The parliamentary group of Greece’s governing Syriza party held a closed-door session Wednesday to discuss last week’s austerity agreement with the Eurogroup, International Monetary Fund (IMF) and European Central Bank (ECB).
The meeting of Syriza’s 149-strong caucus reportedly lasted between 10 and 12 hours and was addressed by Prime Minister and Syriza leader Alexis Tsipras. Also speaking to the MPs were Deputy Prime Minister Yiannis Dragasakis and Finance Minister Yanis Varoufakis, who negotiated the terms of Syriza’s abject February 20 surrender to the demands for continued austerity.
The meeting was called amid a developing crisis within Syriza’s ranks over the implications of the party’s repudiation of virtually its entire election manifesto. The various pseudo-left tendencies that belong to Syriza feel exposed by the rapidity with which it has shed its anti-austerity rhetoric, after millions of people voted in January’s general election for an anti-austerity platform.
Among those represented at the meeting was the Left Platform. An amalgam of Stalinists and pseudo-left elements, it seeks to conceal the central fact that Syriza is a bourgeois party representing the interests of sections of Greece’s ruling elite and the upper middle class. The Left Platform constitutes a substantial section of Syriza’s leadership. At the party’s 2013 first conference it won 30 percent of the overall vote and 60 seats on the central committee of the party.
Left Platform were the most enthusiastic supporters of Syriza’s coalition with the right-wing, xenophobic Independent Greeks (Anel), claiming Anel represents a progressive anti-austerity movement. Prior to January’s election, Left Platform leader Panagiotis Lafazanis paved the way for Syriza’s imminent collaboration with Anel, stating, “We will work with forces, which will responsibly be able to follow policy against the memoranda, policy in a progressive direction. This is the basis of our cooperation.”
Lafazanis, a veteran Stalinist, was handed control of the Ministry of Productive Reconstruction, Environment and Energy following Syriza’s election victory. Since then he has spent most of his time claiming his tendency has “red lines” on privatisation that cannot be crossed. At the Wednesday meeting Lafazanis was still sounding off against a few privatisations, despite the Syriza-Eurogroup agreement categorically declaring, “To attract investment in key sectors and utilize the state’s assets efficiently, the Greek authorities will commit not to roll back privatisations that have been completed .” The document stipulated that privatisations already underway will be completed: “Where the tender process has been launched the government will respect the process, according to the law,” [Emphasis added.]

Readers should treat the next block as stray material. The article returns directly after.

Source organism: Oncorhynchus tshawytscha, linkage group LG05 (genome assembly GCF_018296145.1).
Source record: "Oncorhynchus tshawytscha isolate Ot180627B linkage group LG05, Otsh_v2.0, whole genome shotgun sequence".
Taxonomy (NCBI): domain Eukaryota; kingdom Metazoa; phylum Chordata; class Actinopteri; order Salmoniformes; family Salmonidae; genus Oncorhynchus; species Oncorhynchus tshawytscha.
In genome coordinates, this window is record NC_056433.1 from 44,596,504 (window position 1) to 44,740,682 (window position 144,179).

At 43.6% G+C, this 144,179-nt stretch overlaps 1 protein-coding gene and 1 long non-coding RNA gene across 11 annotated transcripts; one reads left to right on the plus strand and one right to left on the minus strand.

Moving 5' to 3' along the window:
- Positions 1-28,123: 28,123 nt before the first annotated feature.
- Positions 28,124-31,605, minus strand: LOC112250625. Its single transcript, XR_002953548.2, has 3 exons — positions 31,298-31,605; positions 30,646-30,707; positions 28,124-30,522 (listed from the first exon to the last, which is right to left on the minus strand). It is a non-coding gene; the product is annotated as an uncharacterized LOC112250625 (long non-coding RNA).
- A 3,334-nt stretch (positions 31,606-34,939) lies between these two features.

The Left Platform is not opposed to privatisations in principle. Among the few Lafazanis says he opposes are the sell-off of PPC, the electricity utility, and the power grid operator ADMIE. Even then this is only because no bids have as yet been received. On Wednesday Lafazanis said, “The tender for ADMIE will not go ahead. The companies have not submitted binding bids so it will not be completed. That is also the case with PPC.”
The reality is that Lafazanis’ posturing has not affected the sell-off of any of Greece’s state assets. This has reached farcical levels, with his threat to cancel the sell-off of the former airport site at Elliniko. Syriza Economy Minister Giorgos Stathakis has endorsed the Elliniko privatisation as well as the sale of 14 regional airports, with just a few technical changes to the agreements to be finalised.